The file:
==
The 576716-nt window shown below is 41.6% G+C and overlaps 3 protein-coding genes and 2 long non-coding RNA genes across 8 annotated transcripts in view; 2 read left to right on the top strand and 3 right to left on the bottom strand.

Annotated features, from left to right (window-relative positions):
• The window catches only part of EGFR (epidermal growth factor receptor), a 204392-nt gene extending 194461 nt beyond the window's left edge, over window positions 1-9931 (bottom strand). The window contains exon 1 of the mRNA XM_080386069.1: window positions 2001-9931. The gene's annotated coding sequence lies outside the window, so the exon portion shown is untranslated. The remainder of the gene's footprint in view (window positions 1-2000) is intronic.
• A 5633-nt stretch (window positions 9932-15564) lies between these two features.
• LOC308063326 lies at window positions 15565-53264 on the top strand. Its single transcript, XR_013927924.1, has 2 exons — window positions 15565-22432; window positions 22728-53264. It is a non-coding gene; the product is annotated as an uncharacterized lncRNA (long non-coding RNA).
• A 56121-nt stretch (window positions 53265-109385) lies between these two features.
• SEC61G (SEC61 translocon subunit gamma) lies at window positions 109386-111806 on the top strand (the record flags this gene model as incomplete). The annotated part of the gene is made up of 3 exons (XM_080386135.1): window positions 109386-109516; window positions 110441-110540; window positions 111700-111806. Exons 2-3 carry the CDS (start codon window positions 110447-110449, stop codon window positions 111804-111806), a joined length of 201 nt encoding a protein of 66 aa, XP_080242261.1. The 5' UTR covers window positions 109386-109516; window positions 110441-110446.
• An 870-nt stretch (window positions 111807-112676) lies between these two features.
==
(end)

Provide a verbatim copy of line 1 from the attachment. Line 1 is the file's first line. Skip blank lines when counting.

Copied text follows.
The 576716-nt window shown below is 41.6% G+C and overlaps 3 protein-coding genes and 2 long non-coding RNA genes across 8 annotated transcripts in view; 2 read left to right on the top strand and 3 right to left on the bottom strand.